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Prediction #3: Marketers regain sense of control

Note:  this is the third and final prediction in a series of predictions I’m making for 2012.  The first two can be read here:  Prediction #2: Favor tips towards credible media and Prediction #1: Social media slides down the pedestal.

Marketers are no longer in control of their brands.  Do you believe it?  I did.  But as in my first prediction, my thinking is changing. 

As I’ve spent nearly a year away from my day job in PR, I’ve found the distance has given me a new perspective.  Sometimes we need to step back to see things in perspective.  Geoff Livingston’s post (the photo credit also belongs to Geoff via Flickr), The Customer Is Not Your CMO, made it click in my mind:

“Companies that don’t understand and listen to their customers experience problems because not only are the ignoring their customer, but also the flaws in their offering. That’s because customer service is usually activated when people are pissed, not when they are happy.

What about the vast majority of happy customers who never call? How can customer service represent them.

Just like the army doesn’t want GI Joe managing a supply line, international troop deployment, and war strategy, I don’t want customer service driving marketing. While feedback can lead to innovation, overall I think the effect would be stymied, reactive products that don’t advance anywhere nearly as quickly as they currently do.”

Did Old Spice cede control?  How about Vitaminwater? Or Blendtec?  Skeptics will point to the likes of the Gap fiasco and say, look, marketing lost control.  It’s a popular mantra; don’t dare to think anything different.
The Gap didn’t lose control of their brand. They failed to 1) listen and 2) provide leadership. We’ve diagnosed a problem based on one or two symptoms when there are multiple symptoms that are interrelated.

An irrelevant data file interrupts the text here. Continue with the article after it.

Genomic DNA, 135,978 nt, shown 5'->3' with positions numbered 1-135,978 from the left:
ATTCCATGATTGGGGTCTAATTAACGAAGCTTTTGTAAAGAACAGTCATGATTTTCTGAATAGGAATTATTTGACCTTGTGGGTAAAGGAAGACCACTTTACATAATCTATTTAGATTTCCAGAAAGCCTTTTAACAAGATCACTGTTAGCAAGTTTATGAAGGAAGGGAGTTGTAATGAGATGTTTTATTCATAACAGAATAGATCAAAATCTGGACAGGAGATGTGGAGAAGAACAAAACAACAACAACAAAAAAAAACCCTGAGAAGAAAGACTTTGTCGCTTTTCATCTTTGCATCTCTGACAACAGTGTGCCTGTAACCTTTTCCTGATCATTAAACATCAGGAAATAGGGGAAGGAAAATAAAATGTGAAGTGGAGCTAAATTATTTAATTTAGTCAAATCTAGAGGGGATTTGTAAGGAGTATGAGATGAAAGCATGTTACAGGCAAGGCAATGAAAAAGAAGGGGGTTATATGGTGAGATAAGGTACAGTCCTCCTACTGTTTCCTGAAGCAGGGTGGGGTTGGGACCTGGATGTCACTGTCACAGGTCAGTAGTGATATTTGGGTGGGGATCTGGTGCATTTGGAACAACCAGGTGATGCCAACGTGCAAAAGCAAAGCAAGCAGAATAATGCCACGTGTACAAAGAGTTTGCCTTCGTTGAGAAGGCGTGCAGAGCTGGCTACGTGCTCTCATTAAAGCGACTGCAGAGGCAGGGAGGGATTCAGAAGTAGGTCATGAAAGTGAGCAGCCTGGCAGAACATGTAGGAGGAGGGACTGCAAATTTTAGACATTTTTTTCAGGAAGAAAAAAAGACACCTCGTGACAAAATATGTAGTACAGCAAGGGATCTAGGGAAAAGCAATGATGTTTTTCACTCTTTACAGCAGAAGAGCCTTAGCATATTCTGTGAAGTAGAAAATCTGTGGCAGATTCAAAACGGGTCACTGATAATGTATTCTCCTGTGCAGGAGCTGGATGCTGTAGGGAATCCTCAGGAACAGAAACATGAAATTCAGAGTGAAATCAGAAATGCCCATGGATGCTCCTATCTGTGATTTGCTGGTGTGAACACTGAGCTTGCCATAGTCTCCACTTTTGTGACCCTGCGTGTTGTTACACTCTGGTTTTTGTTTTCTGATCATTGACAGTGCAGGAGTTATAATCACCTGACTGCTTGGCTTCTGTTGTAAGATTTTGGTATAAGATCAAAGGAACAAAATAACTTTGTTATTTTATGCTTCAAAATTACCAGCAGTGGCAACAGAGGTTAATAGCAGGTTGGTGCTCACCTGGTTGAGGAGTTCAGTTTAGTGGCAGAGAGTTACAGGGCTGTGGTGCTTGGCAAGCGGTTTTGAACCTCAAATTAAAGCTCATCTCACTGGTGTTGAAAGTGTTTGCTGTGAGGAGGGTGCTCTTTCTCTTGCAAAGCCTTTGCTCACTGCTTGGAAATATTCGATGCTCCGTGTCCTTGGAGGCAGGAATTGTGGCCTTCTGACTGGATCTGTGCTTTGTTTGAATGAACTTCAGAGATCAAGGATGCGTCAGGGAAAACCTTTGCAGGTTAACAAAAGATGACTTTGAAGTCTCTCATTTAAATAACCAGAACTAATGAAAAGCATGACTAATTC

Listening is little more than a 30-year-old principle, if not older – its savvy market research.  Marketing is the art and science of determining which ideas are worth pursuing, developing and leading.
Leadership in marketing – especially in social media – is the concept Seth Godin describes in his book Tribes
“Leadership isn’t difficult, but you’ve been trained for years to avoid it,” writes Godin. He draws a distinction between leadership and management which he defines as “manipulating recourses to get a known job done.”
Making widgets faster is a management problem.  Ensuring all widgets are precisely the same is a management problem.  Ensuring the supplies to make the widget are delivered on time is a management problem.
Change doesn’t come without leadership.  Leadership by virtue grants control. 
Old Spice did it differently.  Vitaminwater was unconventional. Blendtec still gets mileage out of an aging but unique concept. These companies are leading – and leading with marketing. 
Marketing hasn’t lost control; it needs to hone its leadership skills. 

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Prediction #2: Favor tips towards credible media

Note: this is the second of three predications I’m making for 2012.  The first one is out and can be...